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Have you tried a brass rod and heavy hammer in the spot where the jack screw is shown?

I would fill taper area with ATF and try a whack or two

Could there be a set screw added , not on the blueprint?

Plan B would be to have a local machine shop simply make the removal tool.
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Old 10-16-2019, 07:35 AM   #8
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Finally, if my understanding of Flatswing's response is correct, the attached tool is an example of the Naiad tool, though I am not at the boat so have no idea of the actual configuration. The threaded adapter (outside male threads into fin, inside female threads accept off-the-shelf jack screw from McMaster Carr or something).

Attachment 95301[/QUOTE]

I have not seen a 2 part tool as you have depicted. The Naiad tool is a single piece (same as the Hat pdf u originally referenced) There are threads in the Naid fins already.
Sorry I can'tell be more helpful. Make sure u have blocking under the fins. When they release they drop in a hurry & decent weight.
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Old 10-16-2019, 09:06 AM   #9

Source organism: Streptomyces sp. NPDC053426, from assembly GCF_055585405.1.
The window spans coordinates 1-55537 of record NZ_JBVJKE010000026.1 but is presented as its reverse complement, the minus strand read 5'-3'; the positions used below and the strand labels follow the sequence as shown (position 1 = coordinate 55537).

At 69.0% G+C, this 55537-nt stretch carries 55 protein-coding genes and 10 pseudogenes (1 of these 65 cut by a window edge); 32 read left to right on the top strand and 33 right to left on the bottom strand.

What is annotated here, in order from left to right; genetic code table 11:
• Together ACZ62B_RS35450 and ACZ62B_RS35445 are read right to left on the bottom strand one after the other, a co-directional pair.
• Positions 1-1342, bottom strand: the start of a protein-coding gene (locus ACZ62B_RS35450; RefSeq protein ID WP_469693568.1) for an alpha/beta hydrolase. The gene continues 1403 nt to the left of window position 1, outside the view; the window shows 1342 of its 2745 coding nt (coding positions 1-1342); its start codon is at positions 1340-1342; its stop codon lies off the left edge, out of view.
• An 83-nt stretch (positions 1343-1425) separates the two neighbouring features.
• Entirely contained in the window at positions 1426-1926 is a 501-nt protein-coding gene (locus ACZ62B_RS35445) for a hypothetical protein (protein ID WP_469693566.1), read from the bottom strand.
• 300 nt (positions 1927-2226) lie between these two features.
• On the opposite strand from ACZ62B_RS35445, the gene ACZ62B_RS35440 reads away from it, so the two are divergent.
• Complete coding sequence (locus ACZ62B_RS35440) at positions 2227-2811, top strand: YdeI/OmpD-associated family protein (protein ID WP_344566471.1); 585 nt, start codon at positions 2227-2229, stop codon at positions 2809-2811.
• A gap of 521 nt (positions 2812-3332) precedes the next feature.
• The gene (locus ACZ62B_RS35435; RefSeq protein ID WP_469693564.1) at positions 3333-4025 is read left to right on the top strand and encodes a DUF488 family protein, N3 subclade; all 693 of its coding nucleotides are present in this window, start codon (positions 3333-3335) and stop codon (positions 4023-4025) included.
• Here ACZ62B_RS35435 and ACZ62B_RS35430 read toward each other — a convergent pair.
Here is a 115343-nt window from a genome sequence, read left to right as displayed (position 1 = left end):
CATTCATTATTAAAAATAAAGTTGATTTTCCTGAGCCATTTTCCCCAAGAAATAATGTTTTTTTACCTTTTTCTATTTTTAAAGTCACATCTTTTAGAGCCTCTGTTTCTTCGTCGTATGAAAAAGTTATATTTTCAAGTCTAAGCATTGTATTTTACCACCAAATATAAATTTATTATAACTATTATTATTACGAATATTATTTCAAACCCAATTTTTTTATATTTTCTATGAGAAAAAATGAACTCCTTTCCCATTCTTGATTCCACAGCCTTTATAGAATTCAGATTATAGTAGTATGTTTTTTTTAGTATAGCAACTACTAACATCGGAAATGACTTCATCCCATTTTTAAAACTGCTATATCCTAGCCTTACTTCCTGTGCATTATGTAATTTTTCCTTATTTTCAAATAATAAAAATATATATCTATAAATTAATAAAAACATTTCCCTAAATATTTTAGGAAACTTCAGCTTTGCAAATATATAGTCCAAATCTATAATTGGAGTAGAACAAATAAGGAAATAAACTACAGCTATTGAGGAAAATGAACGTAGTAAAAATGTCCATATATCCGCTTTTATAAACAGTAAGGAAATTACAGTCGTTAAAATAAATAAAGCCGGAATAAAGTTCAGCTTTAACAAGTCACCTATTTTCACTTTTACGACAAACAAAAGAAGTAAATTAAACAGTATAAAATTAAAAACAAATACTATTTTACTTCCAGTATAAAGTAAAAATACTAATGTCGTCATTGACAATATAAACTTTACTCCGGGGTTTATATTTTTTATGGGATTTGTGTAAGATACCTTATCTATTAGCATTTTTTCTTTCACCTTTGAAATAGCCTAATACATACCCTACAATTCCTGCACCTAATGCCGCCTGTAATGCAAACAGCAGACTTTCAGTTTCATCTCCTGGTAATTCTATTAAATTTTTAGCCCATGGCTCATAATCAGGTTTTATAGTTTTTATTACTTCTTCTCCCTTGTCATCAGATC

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Well, it's not looking good. I am told they have already tried everything I can think to suggest, including using long, lightly-sloped wedges (diagram below). As mentioned, boat is in Mexico, and I have to tell you Mexican's are amazing at mechanical salvage of lost causes. Current plan is to keep it wet with hydraulic fluid for a few days with a kid banging on the fin for a few hours a day with a mallet.

At some point, if not immediately, I will need to make a good-money-after-bad decision. The electronics - especially the gyro - has not been available for 20+ years. As mentioned, seals and bearings are available now, but all else would need to be scavenged from a catalogue or fabricated. Might be time to replace.....
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Old 10-16-2019, 09:51 AM   #10